When most people think about home-buying, they picture long weekend shuttling from property to property, peeking in closets and cabinets to get an idea of spaciousness, seeing how the light comes through the kitchen window overlooking the backyard, and generally getting a “feel” for their next prospective home. Drop all those impressions, because this post is about something altogether different. This is dedicated to the corporate climber who just got a job in Philly and has a matter of weeks to move from their home in Oklahoma. This is for the military family who has to quickly adjust to a new life in a new city. This is for the couple who wants a Rittenhouse Square condo that they know will elicit a bidding war the day it goes up for sale. In other words, this is a guide for buyers who are purchasing a home sight-unseen, and the little hacks that can help make moving day not a total crapshoot.
A good agent is always a plus when talking about real estate, but nevermoreso is it an absolute requirement than when you are looking to buy a house in an unfamiliar city. This is someone who will have to be completely honest with you – brutally so, if necessary – and who is willing to advocate for you even in your absence. Technology is a godsend when working with an agent in what will be your new hometown. Some Philadelphia agents use Facetime or other forms of video to give their clients a guided walkthrough and a peek at the surrounding area. This virtual tour should include what you see out of major windows and an upclose-and-personal look at the yard, the perimeter, and a walk up and down the street. Finding an agent who’s intimately familiar with the area is a good bet.
Maybe you can’t free yourself to go tour a potential new home, but maybe you have someone close to you who is willing to do the footwork. Agents who have worked with sight-unseen clients often encourage them to send parents, siblings, or good friends to be their eyes and ears. Choose someone who knows your preferences and will look at the property through your eyes. Your dad could measure rooms so that you can make realistic floor plans; your mom can tour the neighborhood. Ask them to investigate everything that might seem weird to your realtor – whether there are any musty smells, an unusual light fixture that you have to see to decide if it’s a keeper or a tosser, and their opinion of whether the layout feels open and airy or cramped and closed-off.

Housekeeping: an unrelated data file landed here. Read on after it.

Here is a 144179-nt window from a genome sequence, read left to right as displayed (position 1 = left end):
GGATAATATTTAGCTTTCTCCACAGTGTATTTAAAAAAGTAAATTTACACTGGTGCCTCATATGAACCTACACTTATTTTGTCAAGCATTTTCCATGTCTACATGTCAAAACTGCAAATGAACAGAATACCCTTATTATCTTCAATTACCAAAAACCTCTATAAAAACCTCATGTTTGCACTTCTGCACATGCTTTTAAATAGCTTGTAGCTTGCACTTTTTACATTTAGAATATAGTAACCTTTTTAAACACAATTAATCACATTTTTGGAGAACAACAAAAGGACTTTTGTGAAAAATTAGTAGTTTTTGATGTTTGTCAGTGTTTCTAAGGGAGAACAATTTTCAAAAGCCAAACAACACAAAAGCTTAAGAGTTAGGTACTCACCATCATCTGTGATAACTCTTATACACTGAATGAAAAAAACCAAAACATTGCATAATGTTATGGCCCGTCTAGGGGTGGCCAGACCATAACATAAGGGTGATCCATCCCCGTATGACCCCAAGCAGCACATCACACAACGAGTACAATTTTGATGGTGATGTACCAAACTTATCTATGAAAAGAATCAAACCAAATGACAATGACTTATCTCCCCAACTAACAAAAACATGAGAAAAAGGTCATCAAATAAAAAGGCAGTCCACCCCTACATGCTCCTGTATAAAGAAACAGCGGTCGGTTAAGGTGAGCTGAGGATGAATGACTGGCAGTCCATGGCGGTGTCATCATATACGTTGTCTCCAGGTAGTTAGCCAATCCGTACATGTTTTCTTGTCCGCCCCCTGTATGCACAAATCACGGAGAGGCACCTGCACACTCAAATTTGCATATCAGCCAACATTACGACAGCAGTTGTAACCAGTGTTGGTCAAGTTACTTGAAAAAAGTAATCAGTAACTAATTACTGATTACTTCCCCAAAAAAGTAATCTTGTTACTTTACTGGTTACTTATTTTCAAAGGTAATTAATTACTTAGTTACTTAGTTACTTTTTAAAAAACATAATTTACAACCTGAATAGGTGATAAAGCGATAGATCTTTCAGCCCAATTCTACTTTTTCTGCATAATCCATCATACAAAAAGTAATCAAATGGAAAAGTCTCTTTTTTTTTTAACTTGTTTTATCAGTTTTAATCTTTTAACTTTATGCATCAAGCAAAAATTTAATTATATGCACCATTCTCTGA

Bad MLS photos are something of an internet joke, but the reality is that listing photos can be deliberately deceiving. Some agents use wide-angle lenses to make rooms look bigger, photograph a room from a certain angle to hide damage or unsightliness, or even doctor their pics in Photoshop before submitting them. It sucks that some agents are dishonest, but that’s why you have to get an agent to do a video walkthrough with you (see above). This applies doubly so if the house in question is unfurnished, as a room with no furniture to scale can be near impossible to get a size estimate on. If necessary, ask for specific room dimensions.
Even if you have done the absolute most to ensure that you know what you need about a house, it’s important to include contingencies in your contract that will protect you from unexpected surprises. An obvious contingency is the sale pending on a home inspection. A home inspection from a qualified inspector is absolutely critical for helping safeguard you from any nasty discoveries about the plumbing, electrical, roof, etc. You need someone who will run every tap, flush every toilet, run the dishwasher, and peek into every nook and cranny of the basement, attic, and everything in between. It really is best that you find a way to go see the house as soon as possible after securing a contract, so that if there are major disappointments, you can possibly still get out of your contract. Know that, even in the best case scenario, there will be moments where the house doesn’t live up to your expectations. That’s normal, and statistically, very few sight-unseen buyers actually regret their purchase.